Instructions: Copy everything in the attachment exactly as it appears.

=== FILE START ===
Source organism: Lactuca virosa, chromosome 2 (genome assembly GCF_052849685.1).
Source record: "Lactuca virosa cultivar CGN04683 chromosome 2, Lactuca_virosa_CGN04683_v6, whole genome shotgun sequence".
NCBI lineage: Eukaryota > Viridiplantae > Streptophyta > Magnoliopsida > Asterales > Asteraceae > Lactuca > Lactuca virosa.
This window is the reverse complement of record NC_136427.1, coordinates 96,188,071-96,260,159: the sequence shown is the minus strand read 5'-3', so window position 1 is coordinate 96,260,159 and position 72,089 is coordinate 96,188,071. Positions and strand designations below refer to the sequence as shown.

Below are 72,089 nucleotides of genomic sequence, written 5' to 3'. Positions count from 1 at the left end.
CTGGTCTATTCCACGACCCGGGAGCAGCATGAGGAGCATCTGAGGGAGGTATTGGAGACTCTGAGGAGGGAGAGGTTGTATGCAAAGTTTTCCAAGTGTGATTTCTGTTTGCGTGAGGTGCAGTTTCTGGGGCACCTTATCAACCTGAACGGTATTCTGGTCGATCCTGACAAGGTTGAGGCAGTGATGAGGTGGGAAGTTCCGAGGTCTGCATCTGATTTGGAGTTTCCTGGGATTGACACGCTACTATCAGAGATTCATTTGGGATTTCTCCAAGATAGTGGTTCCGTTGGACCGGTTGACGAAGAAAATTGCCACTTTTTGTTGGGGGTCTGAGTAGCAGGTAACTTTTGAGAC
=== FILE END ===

Source organism: Lactuca virosa, chromosome 2 (genome assembly GCF_052849685.1).
Source record: "Lactuca virosa cultivar CGN04683 chromosome 2, Lactuca_virosa_CGN04683_v6, whole genome shotgun sequence".
NCBI lineage: Eukaryota > Viridiplantae > Streptophyta > Magnoliopsida > Asterales > Asteraceae > Lactuca > Lactuca virosa.
This window is the reverse complement of record NC_136427.1, coordinates 96,188,071-96,260,159: the sequence shown is the minus strand read 5'-3', so window position 1 is coordinate 96,260,159 and position 72,089 is coordinate 96,188,071. Positions and strand designations below refer to the sequence as shown.

Below are 72,089 nucleotides of genomic sequence, written 5' to 3'. Positions count from 1 at the left end.
CTGGTCTATTCCACGACCCGGGAGCAGCATGAGGAGCATCTGAGGGAGGTATTGGAGACTCTGAGGAGGGAGAGGTTGTATGCAAAGTTTTCCAAGTGTGATTTCTGTTTGCGTGAGGTGCAGTTTCTGGGGCACCTTATCAACCTGAACGGTATTCTGGTCGATCCTGACAAGGTTGAGGCAGTGATGAGGTGGGAAGTTCCGAGGTCTGCATCTGATTTGGAGTTTCCTGGGATTGACACGCTACTATCAGAGATTCATTTGGGATTTCTCCAAGATAGTGGTTCCGTTGGACCGGTTGACGAAGAAAATTGCCACTTTTTGTTGGGGGTCTGAGTAGCAGGTAACTTTTGAGAC